— The first time Harrison Ford really burst onto moviegoers’ radar was as the Stetson-wearing Bob Falfa in the 1973 film “American Graffiti.” From that, he got a carpentry gig remodeling director George Lucas’ office, and as a result of that association snagged small roles in the Francis Ford Coppola films “The Conversation” and “Apocalypse Now.”
Smash-cut to present day. On July 29, Ford will share the marquee with Daniel Craig in the action-adventure film “Cowboys & Aliens.” A lot of celluloid has gone by since Ford cruised the streets of Modesto in that cherry ’55 Chevy. He established himself as a Hollywood superstar in the “Star Wars” series and the “Indiana Jones” franchise, along with “Blade Runner,” “Witness,” “Patriot Games,” “The Fugitive” and many others.
Say “Harrison Ford” to a film buff and you will likely get a wave of warm nostalgia in return. But since he's just turned 69, it’s only natural to wonder if the actor still has the magic.
“Statistically I would say no, that he no longer has that kind of power as a movie star,” said Grae Drake, film critic for movies.com. “If you look at his movies from the past 10 or 11 years, there’s nothing that you could say was highly acclaimed, or nothing that was a huge breakout hit at the box office, with the exception of the last ‘Indiana Jones’ film, which had a lot of built-in nostalgia money in it.”
But Drake said that even though the Harrison Ford of 2011 isn’t as bankable as he might have been in previous decades, his presence in any film adds value.
“He’s like a comfortable blanket that we all like to put on,” Drake explained. “But he, like Tom Hanks and Julia Roberts, realize that monetarily they’re not pulling in the kind of attention they used to.
“I like to believe he’s slowed down because that seems to be appropriate for an actor of his age. He’s long proven himself. He’s been working for over 40 years. And he can do anything — action, comedy, thrillers, drama. He’s everyman.”
It’s that last point that probably drives the Harrison Ford ethos to this day. Over the years, in one handsome leading-man role after another, Ford has embodied the qualities of a protagonist that build trust and carry over from project to project.
Jay Mechling, a professor emeritus of American studies at the University of California-Davis, explained that what Ford isn’t is “a hero who is a loner with special skills of violence,” someone like the heroes of “Shane,” “Dirty Harry” or “Rambo.”
“The other sort of hero is that everyman, thrust into a situation involuntarily, sometimes by accident,” Mechling said. “(Director Alfred) Hitchcock loved using Jimmy Stewart in that role. Harrison Ford has had a string of roles where the hero is thrust into that situation where he must act to save someone.”
Everyman actors need specific qualities, Mechling said. “I think it’s the way they act with their faces and voices, their body language and speech patterns,” he said. “Stewart had it in his droopy, sad look and his stuttering delivery. He was tall, but could portray resignation in his shrinking body. He could convey bewilderment.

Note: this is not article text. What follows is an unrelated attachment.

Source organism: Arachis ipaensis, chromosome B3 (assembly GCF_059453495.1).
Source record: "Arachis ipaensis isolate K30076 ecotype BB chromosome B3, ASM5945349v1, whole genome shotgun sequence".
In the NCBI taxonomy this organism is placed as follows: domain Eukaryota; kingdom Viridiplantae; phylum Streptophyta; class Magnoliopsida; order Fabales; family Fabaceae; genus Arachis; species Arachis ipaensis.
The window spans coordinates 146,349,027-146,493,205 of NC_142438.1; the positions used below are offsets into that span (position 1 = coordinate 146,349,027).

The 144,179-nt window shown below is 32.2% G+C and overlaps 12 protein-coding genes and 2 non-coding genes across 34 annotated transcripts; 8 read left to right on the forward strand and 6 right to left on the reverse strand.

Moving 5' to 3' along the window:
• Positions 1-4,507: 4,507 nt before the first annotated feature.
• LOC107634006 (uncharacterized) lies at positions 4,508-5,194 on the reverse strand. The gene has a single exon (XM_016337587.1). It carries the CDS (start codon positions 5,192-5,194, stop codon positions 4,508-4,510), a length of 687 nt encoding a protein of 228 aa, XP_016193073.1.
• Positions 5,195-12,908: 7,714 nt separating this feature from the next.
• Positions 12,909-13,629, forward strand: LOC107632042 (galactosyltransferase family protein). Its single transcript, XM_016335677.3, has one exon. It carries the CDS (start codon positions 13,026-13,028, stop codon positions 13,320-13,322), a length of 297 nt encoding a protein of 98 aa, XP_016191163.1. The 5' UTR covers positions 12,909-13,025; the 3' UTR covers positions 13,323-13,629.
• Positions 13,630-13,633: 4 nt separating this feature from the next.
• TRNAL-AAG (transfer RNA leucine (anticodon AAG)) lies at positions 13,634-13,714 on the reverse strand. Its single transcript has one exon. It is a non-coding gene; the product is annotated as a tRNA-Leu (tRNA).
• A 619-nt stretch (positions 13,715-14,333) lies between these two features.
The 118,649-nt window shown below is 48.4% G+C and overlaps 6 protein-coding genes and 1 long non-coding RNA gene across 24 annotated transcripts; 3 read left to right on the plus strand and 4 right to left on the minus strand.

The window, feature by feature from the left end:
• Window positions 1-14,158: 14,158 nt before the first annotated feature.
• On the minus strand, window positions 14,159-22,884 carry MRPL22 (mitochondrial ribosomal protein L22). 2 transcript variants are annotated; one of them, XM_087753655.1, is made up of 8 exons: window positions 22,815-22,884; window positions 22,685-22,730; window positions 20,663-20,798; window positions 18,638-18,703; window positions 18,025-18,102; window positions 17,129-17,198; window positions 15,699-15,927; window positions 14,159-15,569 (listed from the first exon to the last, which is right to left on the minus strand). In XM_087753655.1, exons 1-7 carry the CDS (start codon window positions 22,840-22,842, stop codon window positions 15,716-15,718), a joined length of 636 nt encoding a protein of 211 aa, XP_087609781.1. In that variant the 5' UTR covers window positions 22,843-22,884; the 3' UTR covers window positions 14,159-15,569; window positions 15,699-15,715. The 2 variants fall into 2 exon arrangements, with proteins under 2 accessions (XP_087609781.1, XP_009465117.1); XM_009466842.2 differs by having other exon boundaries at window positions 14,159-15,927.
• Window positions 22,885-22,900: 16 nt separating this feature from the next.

“The everyman is at the mercy of people and forces he barely knows and barely understands. He chooses not to be a victim in the face of this bewilderment and threat.”
One of the most underrated examples of this is Ford’s performance as Dr. Richard Walker in the 1988 Roman Polanski thriller, “Frantic.” In it, Ford arrives with his wife for a conference in Paris, and she disappears. Suddenly, he is presented with an emotional trauma mixed with mystery, and as the everyman, must figure out what happened and get his wife back.
There are other examples in the Ford canon as well, including “Presumed Innocent” in 1990, “The Fugitive” in ’93 and “Firewall” in 2006.
Roger Ebert, longtime critic for the Chicago Sun-Times, has been on the beat for all of Ford’s career. He said some actors are just natural at this everyman thing, and Ford happens to be one of them.
“He is such a reliable action hero,” noted Ebert, “because it never seems to be an effort.”
Richard Loncraine, who directed Ford in the 2006 thriller “Firewall,” said it almost doesn’t matter what film the actor’s in. Ford brings a level of authenticity to his work that applies to any material.
"I haven't seen ‘Cowboys and Aliens,’ ” he said, “but if there is one quality that Harrison can bring to this film, apart from being a superb actor, it’s that he could make anything seem believable, even cowboys and aliens.
“When we worked together on ‘Firewall’ he was as staunch an ally as any director could wish for. ('Cowboys' director) Jon Favreau was lucky to have him on board."
While Ford is at that stage of his career where his body of work speaks for itself, there is still a nagging suggestion that he might need a hit in order to burnish his reputation.
“My instinct says that there is nothing at stake for him because he is already a superstar,” Drake said. “It’s hard to say whether this is going to bring him back somehow.” Drake added that the focus on “Cowboys & Aliens” as a big summer release will be more on whether audiences buy the concept, not on one particular actor.
“I wonder if, at this time in his career, it just looks like a lot of fun,” Drake added. “Harrison Ford deserves to have fun at this age. He’s delighted us for decades.”